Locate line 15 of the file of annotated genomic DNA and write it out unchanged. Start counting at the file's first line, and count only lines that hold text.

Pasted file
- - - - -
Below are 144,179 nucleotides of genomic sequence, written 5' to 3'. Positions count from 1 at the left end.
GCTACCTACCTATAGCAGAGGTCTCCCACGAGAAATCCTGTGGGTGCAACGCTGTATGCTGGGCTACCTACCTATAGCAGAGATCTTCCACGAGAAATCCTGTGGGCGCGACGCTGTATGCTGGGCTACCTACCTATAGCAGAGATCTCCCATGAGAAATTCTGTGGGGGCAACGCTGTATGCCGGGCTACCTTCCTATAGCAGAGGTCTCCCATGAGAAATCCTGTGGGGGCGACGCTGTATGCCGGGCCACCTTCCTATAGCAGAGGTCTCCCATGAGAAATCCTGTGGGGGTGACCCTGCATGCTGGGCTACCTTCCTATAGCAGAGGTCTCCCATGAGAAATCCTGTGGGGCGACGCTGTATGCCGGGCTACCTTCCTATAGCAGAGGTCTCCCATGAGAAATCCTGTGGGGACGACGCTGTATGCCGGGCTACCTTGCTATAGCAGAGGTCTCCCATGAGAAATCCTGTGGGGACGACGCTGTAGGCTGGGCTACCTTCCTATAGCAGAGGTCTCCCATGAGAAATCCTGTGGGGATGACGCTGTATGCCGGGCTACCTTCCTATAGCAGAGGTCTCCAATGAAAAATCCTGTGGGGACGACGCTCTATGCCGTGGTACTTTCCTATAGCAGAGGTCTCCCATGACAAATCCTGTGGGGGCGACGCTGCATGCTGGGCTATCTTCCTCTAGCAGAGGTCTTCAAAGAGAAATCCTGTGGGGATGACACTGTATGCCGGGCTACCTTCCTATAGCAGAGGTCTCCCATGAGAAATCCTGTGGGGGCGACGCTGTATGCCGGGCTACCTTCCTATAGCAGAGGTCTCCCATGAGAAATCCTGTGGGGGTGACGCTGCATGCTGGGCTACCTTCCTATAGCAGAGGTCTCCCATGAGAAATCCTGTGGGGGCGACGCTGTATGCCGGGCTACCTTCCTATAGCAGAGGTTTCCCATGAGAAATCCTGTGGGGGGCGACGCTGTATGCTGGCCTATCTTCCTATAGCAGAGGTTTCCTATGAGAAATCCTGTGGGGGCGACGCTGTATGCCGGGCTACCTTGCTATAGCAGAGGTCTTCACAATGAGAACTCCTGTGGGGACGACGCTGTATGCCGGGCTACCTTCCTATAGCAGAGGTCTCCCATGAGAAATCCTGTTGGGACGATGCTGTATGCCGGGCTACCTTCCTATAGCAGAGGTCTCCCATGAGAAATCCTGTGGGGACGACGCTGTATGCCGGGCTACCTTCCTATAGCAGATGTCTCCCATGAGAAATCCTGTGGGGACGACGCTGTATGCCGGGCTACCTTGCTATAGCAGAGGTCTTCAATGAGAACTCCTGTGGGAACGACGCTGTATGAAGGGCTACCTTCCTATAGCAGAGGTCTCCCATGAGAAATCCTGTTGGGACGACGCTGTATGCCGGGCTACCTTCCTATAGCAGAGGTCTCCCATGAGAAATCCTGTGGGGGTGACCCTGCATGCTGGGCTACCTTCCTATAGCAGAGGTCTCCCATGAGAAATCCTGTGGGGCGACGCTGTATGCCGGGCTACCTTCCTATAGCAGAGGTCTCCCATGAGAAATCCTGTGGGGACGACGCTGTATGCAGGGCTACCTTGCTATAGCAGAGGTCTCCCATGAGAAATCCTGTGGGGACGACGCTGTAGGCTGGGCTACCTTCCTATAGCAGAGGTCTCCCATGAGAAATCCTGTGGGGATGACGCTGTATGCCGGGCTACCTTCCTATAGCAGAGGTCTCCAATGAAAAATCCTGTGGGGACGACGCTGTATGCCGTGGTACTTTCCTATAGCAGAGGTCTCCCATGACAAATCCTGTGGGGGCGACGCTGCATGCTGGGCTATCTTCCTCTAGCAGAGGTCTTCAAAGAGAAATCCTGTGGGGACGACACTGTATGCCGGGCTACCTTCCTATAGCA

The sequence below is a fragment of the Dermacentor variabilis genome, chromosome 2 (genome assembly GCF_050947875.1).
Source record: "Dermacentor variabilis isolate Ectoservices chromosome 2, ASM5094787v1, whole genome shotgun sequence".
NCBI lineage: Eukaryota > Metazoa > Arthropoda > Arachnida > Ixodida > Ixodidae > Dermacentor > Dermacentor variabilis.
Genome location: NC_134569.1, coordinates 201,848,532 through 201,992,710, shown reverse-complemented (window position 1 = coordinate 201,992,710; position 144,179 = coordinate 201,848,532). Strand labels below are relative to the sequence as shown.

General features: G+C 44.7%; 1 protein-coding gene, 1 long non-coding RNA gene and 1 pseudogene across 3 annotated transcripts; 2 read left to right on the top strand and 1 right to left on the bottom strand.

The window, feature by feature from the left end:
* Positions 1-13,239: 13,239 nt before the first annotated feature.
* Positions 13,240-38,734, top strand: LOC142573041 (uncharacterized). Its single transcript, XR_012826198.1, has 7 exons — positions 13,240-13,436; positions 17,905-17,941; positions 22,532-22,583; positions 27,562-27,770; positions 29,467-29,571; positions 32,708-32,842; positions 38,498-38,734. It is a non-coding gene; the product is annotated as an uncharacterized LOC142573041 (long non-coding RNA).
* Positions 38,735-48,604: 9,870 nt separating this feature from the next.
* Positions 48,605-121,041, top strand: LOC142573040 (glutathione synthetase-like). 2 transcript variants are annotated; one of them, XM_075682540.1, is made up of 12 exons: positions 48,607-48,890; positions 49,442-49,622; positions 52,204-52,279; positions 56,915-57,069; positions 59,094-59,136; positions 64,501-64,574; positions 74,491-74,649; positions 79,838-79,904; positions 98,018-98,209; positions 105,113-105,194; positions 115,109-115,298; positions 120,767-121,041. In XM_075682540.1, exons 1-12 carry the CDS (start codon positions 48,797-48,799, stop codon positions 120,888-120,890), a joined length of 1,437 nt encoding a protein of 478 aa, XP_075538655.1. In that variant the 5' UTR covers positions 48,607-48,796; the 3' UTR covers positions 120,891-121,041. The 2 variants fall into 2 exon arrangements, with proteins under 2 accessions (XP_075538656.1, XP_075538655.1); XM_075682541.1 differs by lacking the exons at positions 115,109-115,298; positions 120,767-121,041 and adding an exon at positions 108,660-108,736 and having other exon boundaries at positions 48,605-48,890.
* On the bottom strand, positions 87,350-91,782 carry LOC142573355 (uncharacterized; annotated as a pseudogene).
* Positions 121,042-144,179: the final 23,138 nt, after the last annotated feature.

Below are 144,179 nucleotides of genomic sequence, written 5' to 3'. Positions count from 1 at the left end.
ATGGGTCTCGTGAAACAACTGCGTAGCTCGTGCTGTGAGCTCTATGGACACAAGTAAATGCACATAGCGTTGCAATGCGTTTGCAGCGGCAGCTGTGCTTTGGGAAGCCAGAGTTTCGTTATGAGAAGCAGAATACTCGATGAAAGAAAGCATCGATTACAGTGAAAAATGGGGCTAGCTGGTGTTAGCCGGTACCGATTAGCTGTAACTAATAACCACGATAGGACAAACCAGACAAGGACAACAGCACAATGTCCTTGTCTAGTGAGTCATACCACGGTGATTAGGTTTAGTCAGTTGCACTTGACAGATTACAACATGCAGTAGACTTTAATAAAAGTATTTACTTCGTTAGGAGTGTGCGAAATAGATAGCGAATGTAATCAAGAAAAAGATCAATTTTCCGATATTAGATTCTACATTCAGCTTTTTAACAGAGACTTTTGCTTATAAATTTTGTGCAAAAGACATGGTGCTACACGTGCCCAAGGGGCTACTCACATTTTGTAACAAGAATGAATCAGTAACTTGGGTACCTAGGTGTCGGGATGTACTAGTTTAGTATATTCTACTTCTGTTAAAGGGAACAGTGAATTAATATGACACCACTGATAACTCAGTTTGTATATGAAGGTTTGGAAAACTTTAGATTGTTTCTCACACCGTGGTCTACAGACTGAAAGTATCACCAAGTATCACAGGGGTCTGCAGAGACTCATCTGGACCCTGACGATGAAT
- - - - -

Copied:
Below are 144,179 nucleotides of genomic sequence, written 5' to 3'. Positions count from 1 at the left end.